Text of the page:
As I wrote a day or two ago, today is Megan's thirtieth birthday. Despite the evidence garnered from the activities of some religious groups, I'm not sure if "practice makes perfect" applies to childbirth. Labor is just that, and I have nothing but admiration for women who go through it, and especially those who do so again after the first time.
Practice really did help when it came to my being the expectant father. I think I was a helpful, supportive presence during Evan's birth. I even "labored" a bit to help usher Erin into the light, laying on the bed behind Sally after she tired, pushing her forward when she was supposed to push. It was hard work!
When Megan was born I didn't have a clear role, which meant that my unfettered anxiety led me in a variety of directions, mostly not so helpful, and all at the same time. It all started on Friday morning, November 2, 1979, when Sally first began having contractions. We joined the group of Evansville school bus drivers for breakfast that morning as we often did on Fridays. When Sally was asked "When are you going to have that baby?" for the umpteenth time, she replied that it would likely be soon, since she was already having contractions.
That was fun! Coffee cups clinked back onto their saucers all around the table, and Sis DeWeese put down the crisp slice of bacon she was eating. Perhaps some of our friends envisioned rushing Sally to the Emergency Room in a school bus. That would have been exciting, but it wasn't to be. Megan, it seems, was taking her sweet time.
We stayed in communication with the doctor throughout the day, timing contractions and otherwise going about our business. Everything was packed for Sally's trip to the hospital, and we had only to wait for the contractions to increase in strength and frequency. As evening came I brewed a pot of regular coffee to help me stay awake for the rigors to come. Though memory fails a bit, I think I even went out and bought the Yahtzee game that we ended up playing. Sally tired of Yahtzee after a few games, and, having not had an entire pot of coffee, decided to go to bed.
I remained vigilant, as people who have consumed an entire pot of coffee are likely to be. How vigilant? Between the coffee and the excitement of what was to come, I was really wired. I didn't even need to shake the dice... I just sorta held up the Yahtzee cup and let my caffeine induced tremors do the shaking for me until the cup fell from my hand, throwing the dice in the process.
We called the doctor at 5 in the morning to report that the contractions had neither subsided nor strengthened. He told us that, given the situation, we should come to the hospital anyway. Once Sally was admitted and hooked to an IV and monitors, pitocin was administered to enhance the contractions and induce labor. Even after the pitocin Megan was reluctant to make an appearance, and so the day dragged into another evening. I'm guessing Sally was tired, what with all that labor. I was totally wasted, my physiology wrecked on the rocky shoals of sleep deprivation and caffeine abuse.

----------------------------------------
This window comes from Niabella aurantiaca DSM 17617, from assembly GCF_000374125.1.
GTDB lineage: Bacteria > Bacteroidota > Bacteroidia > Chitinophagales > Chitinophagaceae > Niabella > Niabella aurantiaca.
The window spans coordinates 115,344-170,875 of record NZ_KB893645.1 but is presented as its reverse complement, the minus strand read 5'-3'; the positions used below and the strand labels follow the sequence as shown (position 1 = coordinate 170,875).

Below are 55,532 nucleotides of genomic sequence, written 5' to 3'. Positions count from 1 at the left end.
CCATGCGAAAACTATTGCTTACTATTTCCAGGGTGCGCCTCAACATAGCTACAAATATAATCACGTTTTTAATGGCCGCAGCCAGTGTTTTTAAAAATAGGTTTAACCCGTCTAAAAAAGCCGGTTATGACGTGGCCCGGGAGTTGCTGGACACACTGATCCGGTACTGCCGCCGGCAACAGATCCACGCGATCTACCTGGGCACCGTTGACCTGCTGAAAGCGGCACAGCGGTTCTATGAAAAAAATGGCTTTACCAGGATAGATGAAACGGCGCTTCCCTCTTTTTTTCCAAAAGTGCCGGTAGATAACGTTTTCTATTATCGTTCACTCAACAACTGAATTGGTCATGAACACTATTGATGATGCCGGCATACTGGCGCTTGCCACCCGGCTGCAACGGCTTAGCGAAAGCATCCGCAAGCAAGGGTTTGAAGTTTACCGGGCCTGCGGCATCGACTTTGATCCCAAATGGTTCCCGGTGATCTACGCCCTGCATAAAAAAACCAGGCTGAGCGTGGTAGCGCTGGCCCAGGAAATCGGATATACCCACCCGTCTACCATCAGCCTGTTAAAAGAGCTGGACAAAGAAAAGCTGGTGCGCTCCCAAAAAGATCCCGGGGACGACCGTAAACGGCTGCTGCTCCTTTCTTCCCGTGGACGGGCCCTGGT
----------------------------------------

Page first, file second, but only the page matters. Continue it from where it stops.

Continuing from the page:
Some of what transpired is now lost to memory. I do recall that Deaconess Hospital was incredibly regressive, despite having pioneered many of the ideas around birthing rooms under a previous administration. I remember the struggle for me to get admitted to the delivery room, and our friend Alice Kuhn sneaking into recovery under the pretense of being family. Alice was a dear friend who could not have looked less like a member of our family had she employed her Halloween costume. I remember the frustration of wanting to share our happy news with family, and not being able to get anyone, anywhere on the phone.
Megan was a beautiful baby, none the worse for the wear from the extended labor. Sally, after all her hard work, did that thing so many mothers do, recovering almost immediately, seemingly forgetting the two-day effort. Armed with knowledge from her own reading and the support of the La Leche League, she turned her energy to doing battle with the Nurse Ratcheds who insisted on providing Megan with supplemental sugar water.
It all turned out well. Megan is still our beautiful baby, joined over the next six years by Erin and Evan. Though I have no gold stars for giving birth to them, being their father has been and continues to be a privilege and a blessing. I still love drinking coffee, and remain too excitable at times. The only casualty in this whole episode? I really don't like playing Yahtzee.